SkyDome, Toronto - Mar 29, 1995

JOHN SAKAMOTO -- Toronto Sun

, Last Updated: 10:57 PM ET

They both play the piano. They both write great pop tunes. They've both been around forever.

And, when you think about it, that's about all that Elton John and Billy Joel really have in common.

Having them play together, however - as they did last night to a rapturous sold-out SkyDome crowd of 55,000 - turned out to be anything but a common proposition.

Milking the Brit vs. Yank theme for all it was worth, the stage was emblazoned with a huge painting of the Stars & Stripes on one side, a Union Jack on the other.

Joel, six weeks shy of his 46th birthday and dressed like a aging biker, entered first, to Yankee Doodle.

John, four days past his 48th birthday and draped in what looked like several yards of pink vinyl that had been sprayed with Pam, followed to, well, to be honest, I'm not sure what it was (aside from a famous piece of British music that I should be able to name but can't), and shamelessly showing off a replica of the Oscar he won Monday for Can You Feel The Love Tonight.

What followed was a consummate 3 1/2-hour, 36-song display of pure, old-fashioned showmanship.

With only their pianos for accompaniment, the duo opened by trading off vocals on John's Your Song and Joel's Honesty, before Elton's band joined in for a rousing Don't Let The Sun Go Down On Me.

Each then put on a full 13-song set - with a little help from the other - before coming back together at the end for an extended encore that featured everything from The Bitch Is Back and A Hard Day's Night to Great Balls Of Fire and (what else?) Piano Man.

John dipped into the '70s for much of his set, offering up rollicking versions of Philadelphia Freedom, Saturday Night's Alright For Fighting and Pinball Wizard, with brief stops in the '80s (I Guess That's Why They Call It The Blues) and '90s (The One, Believe) along the way.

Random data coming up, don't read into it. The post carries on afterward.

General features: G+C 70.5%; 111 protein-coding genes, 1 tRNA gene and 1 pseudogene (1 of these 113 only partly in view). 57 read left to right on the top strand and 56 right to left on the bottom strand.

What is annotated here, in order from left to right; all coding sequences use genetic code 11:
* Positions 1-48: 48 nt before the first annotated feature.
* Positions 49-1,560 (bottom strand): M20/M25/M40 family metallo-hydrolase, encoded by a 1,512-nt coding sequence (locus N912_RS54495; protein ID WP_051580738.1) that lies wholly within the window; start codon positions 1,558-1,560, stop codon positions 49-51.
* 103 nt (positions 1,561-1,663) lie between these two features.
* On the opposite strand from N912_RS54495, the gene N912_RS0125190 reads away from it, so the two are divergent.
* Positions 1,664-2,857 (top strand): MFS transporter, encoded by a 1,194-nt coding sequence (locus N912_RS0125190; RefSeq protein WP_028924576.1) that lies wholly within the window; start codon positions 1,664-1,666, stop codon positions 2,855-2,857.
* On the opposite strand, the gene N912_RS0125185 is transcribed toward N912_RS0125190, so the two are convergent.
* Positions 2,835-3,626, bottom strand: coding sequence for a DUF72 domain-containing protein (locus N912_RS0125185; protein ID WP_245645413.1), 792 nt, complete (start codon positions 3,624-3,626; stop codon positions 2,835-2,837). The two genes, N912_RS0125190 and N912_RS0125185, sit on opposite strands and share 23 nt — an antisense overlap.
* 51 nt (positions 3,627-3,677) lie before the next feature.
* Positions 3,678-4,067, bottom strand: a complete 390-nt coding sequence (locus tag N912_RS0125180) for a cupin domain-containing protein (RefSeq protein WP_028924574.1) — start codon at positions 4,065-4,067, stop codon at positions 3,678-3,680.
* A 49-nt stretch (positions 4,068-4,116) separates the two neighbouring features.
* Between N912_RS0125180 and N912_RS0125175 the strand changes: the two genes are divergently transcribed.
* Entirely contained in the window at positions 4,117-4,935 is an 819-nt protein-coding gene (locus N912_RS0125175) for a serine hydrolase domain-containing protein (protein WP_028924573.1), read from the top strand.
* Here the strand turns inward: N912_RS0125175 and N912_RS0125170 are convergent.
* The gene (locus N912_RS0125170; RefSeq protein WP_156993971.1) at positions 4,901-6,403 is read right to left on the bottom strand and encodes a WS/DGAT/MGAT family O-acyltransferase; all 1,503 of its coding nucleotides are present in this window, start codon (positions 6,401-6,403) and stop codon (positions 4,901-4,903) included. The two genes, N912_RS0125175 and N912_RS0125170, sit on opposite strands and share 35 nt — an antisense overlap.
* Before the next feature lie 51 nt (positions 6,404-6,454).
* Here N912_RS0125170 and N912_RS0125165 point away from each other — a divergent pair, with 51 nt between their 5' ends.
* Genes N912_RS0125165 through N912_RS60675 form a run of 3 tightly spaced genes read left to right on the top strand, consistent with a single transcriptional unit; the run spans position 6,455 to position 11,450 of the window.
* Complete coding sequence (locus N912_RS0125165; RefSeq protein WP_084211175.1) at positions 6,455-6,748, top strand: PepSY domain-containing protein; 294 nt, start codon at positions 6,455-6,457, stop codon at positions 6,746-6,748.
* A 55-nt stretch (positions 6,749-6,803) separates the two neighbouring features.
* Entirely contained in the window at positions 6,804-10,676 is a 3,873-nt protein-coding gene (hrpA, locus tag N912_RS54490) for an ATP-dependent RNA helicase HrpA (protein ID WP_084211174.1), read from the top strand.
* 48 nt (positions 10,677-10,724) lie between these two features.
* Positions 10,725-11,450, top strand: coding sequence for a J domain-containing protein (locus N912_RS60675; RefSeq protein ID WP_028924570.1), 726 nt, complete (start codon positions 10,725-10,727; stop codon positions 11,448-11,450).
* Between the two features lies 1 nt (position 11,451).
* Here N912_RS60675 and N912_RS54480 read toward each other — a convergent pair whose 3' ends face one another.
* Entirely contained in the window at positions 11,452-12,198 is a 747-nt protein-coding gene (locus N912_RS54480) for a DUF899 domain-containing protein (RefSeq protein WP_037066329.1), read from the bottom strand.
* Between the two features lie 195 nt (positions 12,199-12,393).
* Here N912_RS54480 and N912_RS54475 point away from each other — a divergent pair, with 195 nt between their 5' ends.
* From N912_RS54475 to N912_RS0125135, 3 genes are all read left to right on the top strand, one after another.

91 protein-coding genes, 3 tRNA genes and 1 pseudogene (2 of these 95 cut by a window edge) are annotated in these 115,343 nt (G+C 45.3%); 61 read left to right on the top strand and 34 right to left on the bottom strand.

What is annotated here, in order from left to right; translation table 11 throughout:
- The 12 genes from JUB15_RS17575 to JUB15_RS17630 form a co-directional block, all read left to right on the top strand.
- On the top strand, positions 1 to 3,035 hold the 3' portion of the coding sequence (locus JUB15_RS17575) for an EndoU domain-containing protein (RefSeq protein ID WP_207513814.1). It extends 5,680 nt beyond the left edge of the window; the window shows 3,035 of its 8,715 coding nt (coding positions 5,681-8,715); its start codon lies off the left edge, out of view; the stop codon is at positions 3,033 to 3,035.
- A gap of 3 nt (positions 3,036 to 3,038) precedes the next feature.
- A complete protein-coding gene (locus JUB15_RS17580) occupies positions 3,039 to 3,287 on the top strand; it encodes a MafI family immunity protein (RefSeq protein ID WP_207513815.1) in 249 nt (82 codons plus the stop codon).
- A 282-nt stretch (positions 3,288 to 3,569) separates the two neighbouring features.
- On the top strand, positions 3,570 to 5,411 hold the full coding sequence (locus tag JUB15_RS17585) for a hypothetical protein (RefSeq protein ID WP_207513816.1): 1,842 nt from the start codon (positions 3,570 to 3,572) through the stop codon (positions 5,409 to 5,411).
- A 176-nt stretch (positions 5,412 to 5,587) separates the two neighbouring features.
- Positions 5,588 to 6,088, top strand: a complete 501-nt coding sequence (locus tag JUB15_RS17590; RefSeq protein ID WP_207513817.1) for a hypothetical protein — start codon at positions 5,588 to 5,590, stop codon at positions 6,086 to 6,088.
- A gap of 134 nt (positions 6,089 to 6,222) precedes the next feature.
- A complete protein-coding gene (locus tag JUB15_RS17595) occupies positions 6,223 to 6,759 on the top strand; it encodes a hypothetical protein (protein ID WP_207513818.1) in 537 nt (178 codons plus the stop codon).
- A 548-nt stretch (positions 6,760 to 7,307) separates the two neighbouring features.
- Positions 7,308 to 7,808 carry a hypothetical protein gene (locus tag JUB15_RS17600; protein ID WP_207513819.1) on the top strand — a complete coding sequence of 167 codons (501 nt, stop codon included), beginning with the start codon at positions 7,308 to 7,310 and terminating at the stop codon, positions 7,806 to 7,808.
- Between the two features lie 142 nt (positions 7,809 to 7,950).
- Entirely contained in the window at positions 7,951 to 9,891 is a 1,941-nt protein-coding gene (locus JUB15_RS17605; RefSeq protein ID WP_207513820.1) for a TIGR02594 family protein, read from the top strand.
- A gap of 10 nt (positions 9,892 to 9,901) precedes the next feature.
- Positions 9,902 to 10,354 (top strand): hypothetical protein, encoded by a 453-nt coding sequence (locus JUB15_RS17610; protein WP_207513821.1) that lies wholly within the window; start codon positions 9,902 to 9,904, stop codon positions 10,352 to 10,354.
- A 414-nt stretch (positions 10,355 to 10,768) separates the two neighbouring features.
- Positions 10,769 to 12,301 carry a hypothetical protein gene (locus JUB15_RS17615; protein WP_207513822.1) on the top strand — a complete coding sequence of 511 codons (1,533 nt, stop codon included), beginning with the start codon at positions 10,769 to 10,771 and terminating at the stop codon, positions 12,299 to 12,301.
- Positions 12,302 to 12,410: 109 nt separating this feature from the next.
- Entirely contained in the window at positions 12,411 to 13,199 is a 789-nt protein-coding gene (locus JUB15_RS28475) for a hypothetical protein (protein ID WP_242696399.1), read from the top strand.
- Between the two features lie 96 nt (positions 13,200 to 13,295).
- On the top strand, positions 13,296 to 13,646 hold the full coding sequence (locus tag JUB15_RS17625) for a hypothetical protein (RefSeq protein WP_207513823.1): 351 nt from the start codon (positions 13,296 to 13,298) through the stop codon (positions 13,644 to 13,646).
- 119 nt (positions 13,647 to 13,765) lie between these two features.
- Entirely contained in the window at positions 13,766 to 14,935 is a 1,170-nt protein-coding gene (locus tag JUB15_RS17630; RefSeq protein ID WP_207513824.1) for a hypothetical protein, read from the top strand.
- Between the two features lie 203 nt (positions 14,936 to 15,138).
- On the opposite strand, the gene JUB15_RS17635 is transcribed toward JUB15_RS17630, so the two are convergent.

Joel, meanwhile, was in fine form, roaring through Big Shot, Scenes From An Italian Restaurant and It's Still Rock And Roll To Me. He even tossed in an impromptu rewrite of Gordon Lightfoot's Alberta Bound.

Both stars gave ample time to their respective bands, with veterans Davey Johnstone and Ray Cooper shining for John, and guitarist Crystal Taliefero, last seen playing for Bruce Springsteen, a standout for Joel.

As has been the custom on this tour, each performer also covered one of the other's best-known tunes. John turned in a poignant reading of Joel's New York State Of Mind, while Joel did the same for Goodbye Yellow Brick Road.

Aside from the occasional sag in pacing, the sound left something to be desired, though it certainly wasn't the fiasco John endured at the Dome back in '89, after which he offered to play his next show in Toronto for half price. Back then, Joel joked last night, "even baseball sounded bad in here."

The other distraction was John's voice. It's obviously lost some high end, which led to a fair bit of cheating.

As for the fans, they gave their verdict on the singalong to the evening's unofficial theme song: "We're all in the mood for a melody/And you've got us feelin' all right."

SUN RATING: 4 OUT OF 5

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